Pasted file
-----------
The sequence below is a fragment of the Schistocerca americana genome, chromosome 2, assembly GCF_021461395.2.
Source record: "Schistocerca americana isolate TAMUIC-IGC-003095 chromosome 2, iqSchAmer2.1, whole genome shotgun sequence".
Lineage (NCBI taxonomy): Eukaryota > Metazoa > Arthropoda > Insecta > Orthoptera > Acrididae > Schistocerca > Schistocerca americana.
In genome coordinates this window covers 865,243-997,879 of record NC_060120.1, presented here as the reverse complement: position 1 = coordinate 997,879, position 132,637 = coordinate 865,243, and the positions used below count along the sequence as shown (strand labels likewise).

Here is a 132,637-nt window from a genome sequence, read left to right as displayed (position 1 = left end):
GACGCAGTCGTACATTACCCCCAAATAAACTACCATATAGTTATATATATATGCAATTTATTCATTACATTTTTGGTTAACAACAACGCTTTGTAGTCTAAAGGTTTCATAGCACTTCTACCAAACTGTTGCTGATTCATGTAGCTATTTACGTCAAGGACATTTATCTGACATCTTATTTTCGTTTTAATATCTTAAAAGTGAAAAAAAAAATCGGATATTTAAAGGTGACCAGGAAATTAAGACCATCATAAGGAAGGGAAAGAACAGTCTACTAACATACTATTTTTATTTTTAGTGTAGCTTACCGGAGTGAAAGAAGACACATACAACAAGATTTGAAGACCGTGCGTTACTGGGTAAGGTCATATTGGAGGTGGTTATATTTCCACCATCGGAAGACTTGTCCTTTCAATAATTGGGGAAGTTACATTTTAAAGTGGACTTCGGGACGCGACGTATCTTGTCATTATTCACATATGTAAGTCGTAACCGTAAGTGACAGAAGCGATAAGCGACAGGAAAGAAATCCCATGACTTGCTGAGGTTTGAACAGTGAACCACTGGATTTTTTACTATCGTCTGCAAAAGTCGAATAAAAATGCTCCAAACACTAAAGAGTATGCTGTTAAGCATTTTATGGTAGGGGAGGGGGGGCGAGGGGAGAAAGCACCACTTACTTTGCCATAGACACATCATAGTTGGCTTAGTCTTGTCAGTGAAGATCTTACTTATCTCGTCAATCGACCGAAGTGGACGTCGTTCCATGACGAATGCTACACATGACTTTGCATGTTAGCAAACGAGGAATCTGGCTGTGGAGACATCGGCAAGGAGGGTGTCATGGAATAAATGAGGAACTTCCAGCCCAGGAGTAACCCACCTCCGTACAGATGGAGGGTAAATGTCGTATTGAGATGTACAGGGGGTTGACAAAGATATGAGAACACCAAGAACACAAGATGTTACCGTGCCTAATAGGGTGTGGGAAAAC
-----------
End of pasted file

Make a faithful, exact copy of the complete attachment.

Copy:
The sequence below is a fragment of the Schistocerca americana genome, chromosome 2, assembly GCF_021461395.2.
Source record: "Schistocerca americana isolate TAMUIC-IGC-003095 chromosome 2, iqSchAmer2.1, whole genome shotgun sequence".
Lineage (NCBI taxonomy): Eukaryota > Metazoa > Arthropoda > Insecta > Orthoptera > Acrididae > Schistocerca > Schistocerca americana.
In genome coordinates this window covers 865,243-997,879 of record NC_060120.1, presented here as the reverse complement: position 1 = coordinate 997,879, position 132,637 = coordinate 865,243, and the positions used below count along the sequence as shown (strand labels likewise).

Here is a 132,637-nt window from a genome sequence, read left to right as displayed (position 1 = left end):
GACGCAGTCGTACATTACCCCCAAATAAACTACCATATAGTTATATATATATGCAATTTATTCATTACATTTTTGGTTAACAACAACGCTTTGTAGTCTAAAGGTTTCATAGCACTTCTACCAAACTGTTGCTGATTCATGTAGCTATTTACGTCAAGGACATTTATCTGACATCTTATTTTCGTTTTAATATCTTAAAAGTGAAAAAAAAAATCGGATATTTAAAGGTGACCAGGAAATTAAGACCATCATAAGGAAGGGAAAGAACAGTCTACTAACATACTATTTTTATTTTTAGTGTAGCTTACCGGAGTGAAAGAAGACACATACAACAAGATTTGAAGACCGTGCGTTACTGGGTAAGGTCATATTGGAGGTGGTTATATTTCCACCATCGGAAGACTTGTCCTTTCAATAATTGGGGAAGTTACATTTTAAAGTGGACTTCGGGACGCGACGTATCTTGTCATTATTCACATATGTAAGTCGTAACCGTAAGTGACAGAAGCGATAAGCGACAGGAAAGAAATCCCATGACTTGCTGAGGTTTGAACAGTGAACCACTGGATTTTTTACTATCGTCTGCAAAAGTCGAATAAAAATGCTCCAAACACTAAAGAGTATGCTGTTAAGCATTTTATGGTAGGGGAGGGGGGGCGAGGGGAGAAAGCACCACTTACTTTGCCATAGACACATCATAGTTGGCTTAGTCTTGTCAGTGAAGATCTTACTTATCTCGTCAATCGACCGAAGTGGACGTCGTTCCATGACGAATGCTACACATGACTTTGCATGTTAGCAAACGAGGAATCTGGCTGTGGAGACATCGGCAAGGAGGGTGTCATGGAATAAATGAGGAACTTCCAGCCCAGGAGTAACCCACCTCCGTACAGATGGAGGGTAAATGTCGTATTGAGATGTACAGGGGGTTGACAAAGATATGAGAACACCAAGAACACAAGATGTTACCGTGCCTAATAGGGTGTGGGAAAAC